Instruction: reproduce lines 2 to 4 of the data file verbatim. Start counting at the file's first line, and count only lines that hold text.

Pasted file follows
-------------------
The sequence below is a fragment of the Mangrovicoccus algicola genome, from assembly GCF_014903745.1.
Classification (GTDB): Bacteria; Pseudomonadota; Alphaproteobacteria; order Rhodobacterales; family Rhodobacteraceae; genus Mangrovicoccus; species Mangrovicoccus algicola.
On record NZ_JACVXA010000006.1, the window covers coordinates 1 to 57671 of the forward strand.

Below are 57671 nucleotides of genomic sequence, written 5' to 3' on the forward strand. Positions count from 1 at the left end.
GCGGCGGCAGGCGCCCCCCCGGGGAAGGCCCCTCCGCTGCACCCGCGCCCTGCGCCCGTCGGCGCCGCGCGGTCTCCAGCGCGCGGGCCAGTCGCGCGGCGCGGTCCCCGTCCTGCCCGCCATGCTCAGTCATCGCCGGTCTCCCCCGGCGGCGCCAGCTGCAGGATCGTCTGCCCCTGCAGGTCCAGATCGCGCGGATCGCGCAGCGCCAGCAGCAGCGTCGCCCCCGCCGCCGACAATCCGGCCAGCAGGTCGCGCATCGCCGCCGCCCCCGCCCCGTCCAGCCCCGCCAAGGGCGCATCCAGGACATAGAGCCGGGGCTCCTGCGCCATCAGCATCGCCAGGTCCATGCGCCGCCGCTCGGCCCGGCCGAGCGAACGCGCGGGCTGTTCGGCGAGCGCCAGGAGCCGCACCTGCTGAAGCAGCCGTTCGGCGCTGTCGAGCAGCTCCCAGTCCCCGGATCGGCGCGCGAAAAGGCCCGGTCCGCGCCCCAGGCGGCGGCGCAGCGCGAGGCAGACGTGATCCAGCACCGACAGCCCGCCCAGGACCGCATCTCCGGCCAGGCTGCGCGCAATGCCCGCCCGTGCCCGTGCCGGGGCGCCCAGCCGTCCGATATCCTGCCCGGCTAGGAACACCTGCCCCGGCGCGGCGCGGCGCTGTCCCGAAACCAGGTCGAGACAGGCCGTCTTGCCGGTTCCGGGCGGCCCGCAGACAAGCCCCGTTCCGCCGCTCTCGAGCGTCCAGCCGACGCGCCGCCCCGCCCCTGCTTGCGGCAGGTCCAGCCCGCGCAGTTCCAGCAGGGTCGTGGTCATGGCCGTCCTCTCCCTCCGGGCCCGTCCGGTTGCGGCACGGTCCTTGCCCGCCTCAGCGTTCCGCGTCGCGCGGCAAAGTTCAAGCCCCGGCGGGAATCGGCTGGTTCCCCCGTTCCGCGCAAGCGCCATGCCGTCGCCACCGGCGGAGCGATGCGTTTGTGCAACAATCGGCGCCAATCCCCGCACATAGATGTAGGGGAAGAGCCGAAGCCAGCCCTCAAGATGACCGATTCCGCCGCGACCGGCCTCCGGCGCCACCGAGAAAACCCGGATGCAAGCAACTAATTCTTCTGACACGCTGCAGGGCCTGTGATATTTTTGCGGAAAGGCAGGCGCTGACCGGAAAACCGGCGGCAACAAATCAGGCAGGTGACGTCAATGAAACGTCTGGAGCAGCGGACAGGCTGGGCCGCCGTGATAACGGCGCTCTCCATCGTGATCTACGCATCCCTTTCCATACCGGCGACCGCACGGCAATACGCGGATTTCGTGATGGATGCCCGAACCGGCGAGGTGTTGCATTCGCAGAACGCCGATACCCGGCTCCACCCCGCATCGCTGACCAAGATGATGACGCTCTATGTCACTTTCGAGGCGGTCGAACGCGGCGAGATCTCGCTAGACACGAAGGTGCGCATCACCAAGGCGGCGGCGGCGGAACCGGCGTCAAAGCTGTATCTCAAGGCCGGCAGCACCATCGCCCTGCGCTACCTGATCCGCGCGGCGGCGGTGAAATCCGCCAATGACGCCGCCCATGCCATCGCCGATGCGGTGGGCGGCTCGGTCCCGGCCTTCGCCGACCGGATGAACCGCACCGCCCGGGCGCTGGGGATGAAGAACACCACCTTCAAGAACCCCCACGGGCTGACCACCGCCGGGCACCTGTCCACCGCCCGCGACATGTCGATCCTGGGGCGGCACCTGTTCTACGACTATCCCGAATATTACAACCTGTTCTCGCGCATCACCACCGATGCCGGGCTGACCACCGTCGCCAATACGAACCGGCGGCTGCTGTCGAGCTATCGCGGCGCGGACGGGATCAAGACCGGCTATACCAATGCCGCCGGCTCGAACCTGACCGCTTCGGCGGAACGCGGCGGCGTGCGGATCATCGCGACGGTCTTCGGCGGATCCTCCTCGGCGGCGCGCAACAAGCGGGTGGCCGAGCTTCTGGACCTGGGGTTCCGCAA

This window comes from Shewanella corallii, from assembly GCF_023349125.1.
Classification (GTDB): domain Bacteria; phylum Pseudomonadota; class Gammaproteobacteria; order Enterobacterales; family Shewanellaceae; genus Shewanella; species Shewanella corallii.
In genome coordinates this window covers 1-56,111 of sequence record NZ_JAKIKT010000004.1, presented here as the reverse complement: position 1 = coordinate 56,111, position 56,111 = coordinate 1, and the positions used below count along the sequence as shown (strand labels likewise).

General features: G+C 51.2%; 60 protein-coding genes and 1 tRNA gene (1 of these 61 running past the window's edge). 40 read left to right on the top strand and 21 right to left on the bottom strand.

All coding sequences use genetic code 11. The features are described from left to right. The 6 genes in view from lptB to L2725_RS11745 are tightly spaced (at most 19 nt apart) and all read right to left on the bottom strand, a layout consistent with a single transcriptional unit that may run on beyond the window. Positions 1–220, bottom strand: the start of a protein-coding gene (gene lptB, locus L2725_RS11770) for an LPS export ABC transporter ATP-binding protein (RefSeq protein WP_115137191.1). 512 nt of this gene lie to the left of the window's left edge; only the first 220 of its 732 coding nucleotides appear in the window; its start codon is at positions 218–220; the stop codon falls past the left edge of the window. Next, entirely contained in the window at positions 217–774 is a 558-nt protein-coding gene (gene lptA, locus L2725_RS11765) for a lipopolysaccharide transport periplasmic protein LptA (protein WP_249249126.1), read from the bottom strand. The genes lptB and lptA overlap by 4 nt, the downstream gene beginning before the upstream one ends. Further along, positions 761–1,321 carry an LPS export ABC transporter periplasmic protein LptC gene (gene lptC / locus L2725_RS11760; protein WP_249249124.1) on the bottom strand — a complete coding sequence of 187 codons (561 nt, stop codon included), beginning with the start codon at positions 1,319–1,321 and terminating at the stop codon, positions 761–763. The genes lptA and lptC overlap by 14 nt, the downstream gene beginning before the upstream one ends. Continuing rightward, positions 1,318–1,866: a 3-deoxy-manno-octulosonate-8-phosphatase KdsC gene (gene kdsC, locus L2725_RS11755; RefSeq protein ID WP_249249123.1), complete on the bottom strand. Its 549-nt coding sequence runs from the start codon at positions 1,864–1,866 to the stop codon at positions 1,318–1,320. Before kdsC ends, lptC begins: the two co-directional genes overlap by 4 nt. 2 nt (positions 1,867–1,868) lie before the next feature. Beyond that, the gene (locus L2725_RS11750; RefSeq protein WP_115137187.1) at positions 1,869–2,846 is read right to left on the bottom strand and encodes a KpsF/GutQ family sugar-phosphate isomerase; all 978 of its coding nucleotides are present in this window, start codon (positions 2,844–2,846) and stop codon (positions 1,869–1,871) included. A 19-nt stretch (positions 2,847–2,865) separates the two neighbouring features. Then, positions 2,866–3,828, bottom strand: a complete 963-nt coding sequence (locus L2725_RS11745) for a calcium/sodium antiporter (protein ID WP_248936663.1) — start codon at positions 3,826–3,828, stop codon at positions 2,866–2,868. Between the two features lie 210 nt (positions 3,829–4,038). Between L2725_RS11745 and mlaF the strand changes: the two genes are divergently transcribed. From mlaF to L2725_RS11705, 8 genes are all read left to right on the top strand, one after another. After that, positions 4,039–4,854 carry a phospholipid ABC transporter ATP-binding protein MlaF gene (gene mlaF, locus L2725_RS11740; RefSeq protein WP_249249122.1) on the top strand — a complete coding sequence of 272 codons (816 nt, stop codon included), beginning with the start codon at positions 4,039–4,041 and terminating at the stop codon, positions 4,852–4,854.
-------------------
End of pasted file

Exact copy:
Classification (GTDB): Bacteria; Pseudomonadota; Alphaproteobacteria; order Rhodobacterales; family Rhodobacteraceae; genus Mangrovicoccus; species Mangrovicoccus algicola.
On record NZ_JACVXA010000006.1, the window covers coordinates 1 to 57671 of the forward strand.

Below are 57671 nucleotides of genomic sequence, written 5' to 3' on the forward strand. Positions count from 1 at the left end.